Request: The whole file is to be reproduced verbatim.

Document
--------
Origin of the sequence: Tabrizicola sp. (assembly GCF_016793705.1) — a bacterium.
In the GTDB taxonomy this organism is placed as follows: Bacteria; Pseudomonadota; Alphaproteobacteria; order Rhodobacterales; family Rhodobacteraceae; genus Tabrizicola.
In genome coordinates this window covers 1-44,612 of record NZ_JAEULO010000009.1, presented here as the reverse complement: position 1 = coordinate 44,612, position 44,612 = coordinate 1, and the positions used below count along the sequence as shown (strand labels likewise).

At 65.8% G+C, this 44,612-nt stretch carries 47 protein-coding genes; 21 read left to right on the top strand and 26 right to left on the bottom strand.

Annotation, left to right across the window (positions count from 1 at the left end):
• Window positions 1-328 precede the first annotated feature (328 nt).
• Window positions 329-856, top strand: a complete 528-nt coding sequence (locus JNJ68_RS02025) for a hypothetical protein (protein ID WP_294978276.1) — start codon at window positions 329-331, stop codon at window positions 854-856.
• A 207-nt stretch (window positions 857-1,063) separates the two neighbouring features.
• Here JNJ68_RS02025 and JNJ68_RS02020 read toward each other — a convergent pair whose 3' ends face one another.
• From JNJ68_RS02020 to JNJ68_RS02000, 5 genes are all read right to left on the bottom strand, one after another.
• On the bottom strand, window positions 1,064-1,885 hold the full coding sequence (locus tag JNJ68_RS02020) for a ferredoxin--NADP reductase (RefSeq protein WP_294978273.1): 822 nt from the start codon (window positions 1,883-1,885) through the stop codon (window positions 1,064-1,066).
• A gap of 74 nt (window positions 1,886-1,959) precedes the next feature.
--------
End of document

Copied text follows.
Origin of the sequence: Tabrizicola sp. (assembly GCF_016793705.1) — a bacterium.
In the GTDB taxonomy this organism is placed as follows: Bacteria; Pseudomonadota; Alphaproteobacteria; order Rhodobacterales; family Rhodobacteraceae; genus Tabrizicola.
In genome coordinates this window covers 1-44,612 of record NZ_JAEULO010000009.1, presented here as the reverse complement: position 1 = coordinate 44,612, position 44,612 = coordinate 1, and the positions used below count along the sequence as shown (strand labels likewise).

At 65.8% G+C, this 44,612-nt stretch carries 47 protein-coding genes; 21 read left to right on the top strand and 26 right to left on the bottom strand.

Annotation, left to right across the window (positions count from 1 at the left end):
• Window positions 1-328 precede the first annotated feature (328 nt).
• Window positions 329-856, top strand: a complete 528-nt coding sequence (locus JNJ68_RS02025) for a hypothetical protein (protein ID WP_294978276.1) — start codon at window positions 329-331, stop codon at window positions 854-856.
• A 207-nt stretch (window positions 857-1,063) separates the two neighbouring features.
• Here JNJ68_RS02025 and JNJ68_RS02020 read toward each other — a convergent pair whose 3' ends face one another.
• From JNJ68_RS02020 to JNJ68_RS02000, 5 genes are all read right to left on the bottom strand, one after another.
• On the bottom strand, window positions 1,064-1,885 hold the full coding sequence (locus tag JNJ68_RS02020) for a ferredoxin--NADP reductase (RefSeq protein WP_294978273.1): 822 nt from the start codon (window positions 1,883-1,885) through the stop codon (window positions 1,064-1,066).
• A gap of 74 nt (window positions 1,886-1,959) precedes the next feature.